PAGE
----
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Here we'll explore the nexus of legal rulings, Capitol Hill policy-making, technical standards development, and technological innovation that creates -- and will recreate -- the networked world as we know it. Among the topics we'll touch on: intellectual property conflicts, technical architecture and innovation, the evolution of copyright, private vs. public interests in Net policy-making, lobbying and the law, and more.

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In the Pipeline: Don't miss Derek Lowe's excellent commentary on drug discovery and the pharma industry in general at In the Pipeline


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May 29, 2012

Freehadists, the New Boss, and Another Point of View

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Posted by Alan Wexelblat

David Lowery is not happy with the state of digital music. In this post, derived from his talk at SF Music Tech Summit, he goes into great detail on why he thinks the current model of music making and distribution sucks, and is a worse deal for musicians than the previous system (the old boss).

The post is long on opinions, much of it personal. Lowery has a tech background himself, and has worked as a musician, sound engineer, singer, songwriter, promoter and producer. He founded Cracker and before that Camper Van Beethoven. He is an active participant in, where he has placed recordings of most of the live shows he and his groups have ever done. He's also worked in finance/economics, and wrote code for the company that became Groupon. Through these experiences he knows a lot about technology and how the nets work. He's also had his share of spats with the big music establishment, including ongoing lawsuits against two of them. He doesn't have the academic throw-weight of, say, a Drew WIlson, but he's painting the picture he sees and reasons from.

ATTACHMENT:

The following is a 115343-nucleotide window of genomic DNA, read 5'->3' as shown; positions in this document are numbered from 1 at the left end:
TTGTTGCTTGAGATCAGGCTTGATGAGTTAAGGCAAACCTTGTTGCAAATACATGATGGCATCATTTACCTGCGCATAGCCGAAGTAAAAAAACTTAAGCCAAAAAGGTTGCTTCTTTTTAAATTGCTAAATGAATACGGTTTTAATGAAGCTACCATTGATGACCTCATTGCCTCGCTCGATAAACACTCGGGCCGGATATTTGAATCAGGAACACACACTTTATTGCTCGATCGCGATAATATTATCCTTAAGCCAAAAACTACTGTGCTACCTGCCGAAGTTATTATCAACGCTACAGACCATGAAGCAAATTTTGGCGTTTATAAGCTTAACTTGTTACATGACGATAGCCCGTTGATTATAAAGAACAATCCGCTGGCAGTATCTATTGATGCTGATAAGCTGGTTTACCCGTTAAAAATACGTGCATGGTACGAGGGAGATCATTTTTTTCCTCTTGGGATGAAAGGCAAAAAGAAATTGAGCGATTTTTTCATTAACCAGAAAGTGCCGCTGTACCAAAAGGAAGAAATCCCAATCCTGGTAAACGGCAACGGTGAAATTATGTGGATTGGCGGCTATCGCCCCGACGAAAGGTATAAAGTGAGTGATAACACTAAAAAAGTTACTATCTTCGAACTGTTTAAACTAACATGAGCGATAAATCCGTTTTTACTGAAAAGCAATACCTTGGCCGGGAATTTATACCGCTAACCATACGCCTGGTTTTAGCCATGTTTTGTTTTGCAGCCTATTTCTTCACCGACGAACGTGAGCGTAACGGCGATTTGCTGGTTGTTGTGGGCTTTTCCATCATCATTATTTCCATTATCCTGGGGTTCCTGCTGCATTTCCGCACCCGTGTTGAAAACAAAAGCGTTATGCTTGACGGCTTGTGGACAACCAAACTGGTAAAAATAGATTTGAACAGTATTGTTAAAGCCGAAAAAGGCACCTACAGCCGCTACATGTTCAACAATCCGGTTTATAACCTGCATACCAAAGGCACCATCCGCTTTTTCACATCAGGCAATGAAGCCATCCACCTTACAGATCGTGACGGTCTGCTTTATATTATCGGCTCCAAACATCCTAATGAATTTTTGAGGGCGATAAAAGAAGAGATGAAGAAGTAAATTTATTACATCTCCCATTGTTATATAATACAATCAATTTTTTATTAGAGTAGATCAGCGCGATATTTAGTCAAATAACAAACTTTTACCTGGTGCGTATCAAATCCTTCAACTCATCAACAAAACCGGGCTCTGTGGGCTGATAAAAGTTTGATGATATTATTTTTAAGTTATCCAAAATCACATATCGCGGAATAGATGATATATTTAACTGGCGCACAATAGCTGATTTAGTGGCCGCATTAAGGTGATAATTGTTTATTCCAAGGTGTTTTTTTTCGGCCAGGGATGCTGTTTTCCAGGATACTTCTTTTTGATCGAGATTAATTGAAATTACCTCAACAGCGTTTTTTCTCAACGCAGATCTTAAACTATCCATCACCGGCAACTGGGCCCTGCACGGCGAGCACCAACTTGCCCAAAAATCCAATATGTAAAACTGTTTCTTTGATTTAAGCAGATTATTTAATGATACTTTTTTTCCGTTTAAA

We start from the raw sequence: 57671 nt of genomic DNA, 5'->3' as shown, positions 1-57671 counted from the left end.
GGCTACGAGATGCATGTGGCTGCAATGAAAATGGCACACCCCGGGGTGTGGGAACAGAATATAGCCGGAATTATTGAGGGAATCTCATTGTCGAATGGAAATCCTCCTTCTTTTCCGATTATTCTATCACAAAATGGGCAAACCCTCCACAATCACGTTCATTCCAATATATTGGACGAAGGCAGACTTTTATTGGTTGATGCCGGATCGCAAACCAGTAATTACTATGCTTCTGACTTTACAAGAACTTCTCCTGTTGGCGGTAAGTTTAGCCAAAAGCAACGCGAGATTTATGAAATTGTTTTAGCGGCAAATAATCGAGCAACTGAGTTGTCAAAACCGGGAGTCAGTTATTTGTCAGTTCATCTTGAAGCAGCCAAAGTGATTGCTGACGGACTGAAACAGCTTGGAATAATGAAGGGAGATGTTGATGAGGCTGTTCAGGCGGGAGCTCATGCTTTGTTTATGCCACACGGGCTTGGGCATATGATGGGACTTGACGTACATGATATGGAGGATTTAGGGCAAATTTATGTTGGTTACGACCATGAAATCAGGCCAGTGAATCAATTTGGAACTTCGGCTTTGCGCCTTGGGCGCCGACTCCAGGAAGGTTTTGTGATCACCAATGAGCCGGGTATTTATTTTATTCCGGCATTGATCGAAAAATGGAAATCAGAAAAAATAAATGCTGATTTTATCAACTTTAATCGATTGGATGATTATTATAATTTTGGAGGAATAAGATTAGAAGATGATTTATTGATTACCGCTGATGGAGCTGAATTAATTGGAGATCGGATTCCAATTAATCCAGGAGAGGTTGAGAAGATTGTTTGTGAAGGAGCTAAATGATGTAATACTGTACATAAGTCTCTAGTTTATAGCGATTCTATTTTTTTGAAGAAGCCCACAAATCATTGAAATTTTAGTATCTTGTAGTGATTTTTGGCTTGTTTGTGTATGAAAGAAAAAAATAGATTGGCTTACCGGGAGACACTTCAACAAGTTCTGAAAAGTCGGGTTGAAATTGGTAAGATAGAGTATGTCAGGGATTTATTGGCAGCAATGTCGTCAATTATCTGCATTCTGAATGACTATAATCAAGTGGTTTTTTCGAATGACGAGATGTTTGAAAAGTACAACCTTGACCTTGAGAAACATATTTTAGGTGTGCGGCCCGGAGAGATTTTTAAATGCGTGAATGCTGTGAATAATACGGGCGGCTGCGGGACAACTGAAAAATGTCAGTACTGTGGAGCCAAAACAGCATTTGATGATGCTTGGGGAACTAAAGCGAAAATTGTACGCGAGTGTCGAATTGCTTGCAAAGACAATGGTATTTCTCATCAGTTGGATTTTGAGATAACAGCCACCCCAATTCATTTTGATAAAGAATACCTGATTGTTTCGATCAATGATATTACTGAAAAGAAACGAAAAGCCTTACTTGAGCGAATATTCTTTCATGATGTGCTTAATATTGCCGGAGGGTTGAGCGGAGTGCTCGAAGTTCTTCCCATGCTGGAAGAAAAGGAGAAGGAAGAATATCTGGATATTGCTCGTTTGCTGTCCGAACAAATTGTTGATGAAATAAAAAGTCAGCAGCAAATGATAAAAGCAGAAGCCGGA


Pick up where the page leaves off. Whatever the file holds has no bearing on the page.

That picture is not good, in his view. As he sees it,

[W]hat we artists were promised has not really panned out. Yes in many ways we have more freedom. Artistically this is certainly true. But the music business never transformed into the vibrant marketplace where small stakeholders could compete with multinational conglomerates on an even playing field.

He also has some nasty words for entities we tend to think better of, claiming "Google date rapes the spirit of the law while keeping to the letter." He's got a lot of bile for the Future of Music Coalition, and particularly the EFF:
[I]t is nigh impossible for me to pursue my craft without enriching Apple, Amazon, Facebook and Google. Further the new boss through it’s [sic] surrogates like Electronic Frontier Foundation seems to be waging a cynical PR campaign that equates the unauthorized use of other people’s property (artist’s songs) with freedom.